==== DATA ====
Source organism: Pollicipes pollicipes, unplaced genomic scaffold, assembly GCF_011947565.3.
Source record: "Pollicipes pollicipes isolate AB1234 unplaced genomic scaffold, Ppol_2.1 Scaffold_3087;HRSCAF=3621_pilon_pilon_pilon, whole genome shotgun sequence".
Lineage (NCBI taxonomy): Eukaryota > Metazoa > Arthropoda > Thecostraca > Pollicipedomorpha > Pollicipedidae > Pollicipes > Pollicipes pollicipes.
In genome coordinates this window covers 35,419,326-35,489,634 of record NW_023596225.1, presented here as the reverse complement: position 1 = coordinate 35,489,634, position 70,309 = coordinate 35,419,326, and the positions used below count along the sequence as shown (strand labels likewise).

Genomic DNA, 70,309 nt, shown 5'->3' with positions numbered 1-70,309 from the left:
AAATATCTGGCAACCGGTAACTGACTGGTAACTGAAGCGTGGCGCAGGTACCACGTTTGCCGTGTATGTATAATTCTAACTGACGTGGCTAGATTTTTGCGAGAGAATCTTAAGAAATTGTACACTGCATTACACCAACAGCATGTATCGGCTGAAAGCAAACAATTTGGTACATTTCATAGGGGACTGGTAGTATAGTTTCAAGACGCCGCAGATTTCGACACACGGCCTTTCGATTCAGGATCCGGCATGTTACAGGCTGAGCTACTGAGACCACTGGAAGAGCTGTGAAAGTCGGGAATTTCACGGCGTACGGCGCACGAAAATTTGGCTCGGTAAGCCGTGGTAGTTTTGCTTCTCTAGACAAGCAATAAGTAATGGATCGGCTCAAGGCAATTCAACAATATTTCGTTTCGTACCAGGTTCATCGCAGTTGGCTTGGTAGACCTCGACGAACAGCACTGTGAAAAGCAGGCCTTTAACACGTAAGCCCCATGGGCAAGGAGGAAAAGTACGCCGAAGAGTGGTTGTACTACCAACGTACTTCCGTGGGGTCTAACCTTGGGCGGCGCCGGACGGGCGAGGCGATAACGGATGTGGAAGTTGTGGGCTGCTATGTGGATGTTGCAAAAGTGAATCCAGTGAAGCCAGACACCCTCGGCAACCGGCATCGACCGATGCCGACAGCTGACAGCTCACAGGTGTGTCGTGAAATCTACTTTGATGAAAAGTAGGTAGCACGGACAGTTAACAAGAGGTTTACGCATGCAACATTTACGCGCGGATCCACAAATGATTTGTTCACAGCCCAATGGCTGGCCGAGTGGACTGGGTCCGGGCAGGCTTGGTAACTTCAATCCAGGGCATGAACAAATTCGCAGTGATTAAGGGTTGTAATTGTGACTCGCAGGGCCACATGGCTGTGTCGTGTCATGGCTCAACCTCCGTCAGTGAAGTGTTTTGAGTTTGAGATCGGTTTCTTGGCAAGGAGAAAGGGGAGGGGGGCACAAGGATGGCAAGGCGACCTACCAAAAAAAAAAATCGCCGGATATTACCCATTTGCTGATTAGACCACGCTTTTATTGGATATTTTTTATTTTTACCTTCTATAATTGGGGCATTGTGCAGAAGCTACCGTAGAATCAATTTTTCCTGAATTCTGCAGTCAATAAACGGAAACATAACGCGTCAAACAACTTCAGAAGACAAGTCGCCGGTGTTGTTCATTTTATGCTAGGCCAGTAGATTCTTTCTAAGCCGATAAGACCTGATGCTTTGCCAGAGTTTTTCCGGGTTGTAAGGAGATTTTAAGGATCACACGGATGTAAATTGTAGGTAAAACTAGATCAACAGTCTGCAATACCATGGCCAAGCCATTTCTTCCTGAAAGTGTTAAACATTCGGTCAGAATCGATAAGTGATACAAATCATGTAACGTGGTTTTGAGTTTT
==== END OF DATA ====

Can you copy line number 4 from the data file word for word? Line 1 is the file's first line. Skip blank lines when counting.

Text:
In genome coordinates this window covers 35,419,326-35,489,634 of record NW_023596225.1, presented here as the reverse complement: position 1 = coordinate 35,489,634, position 70,309 = coordinate 35,419,326, and the positions used below count along the sequence as shown (strand labels likewise).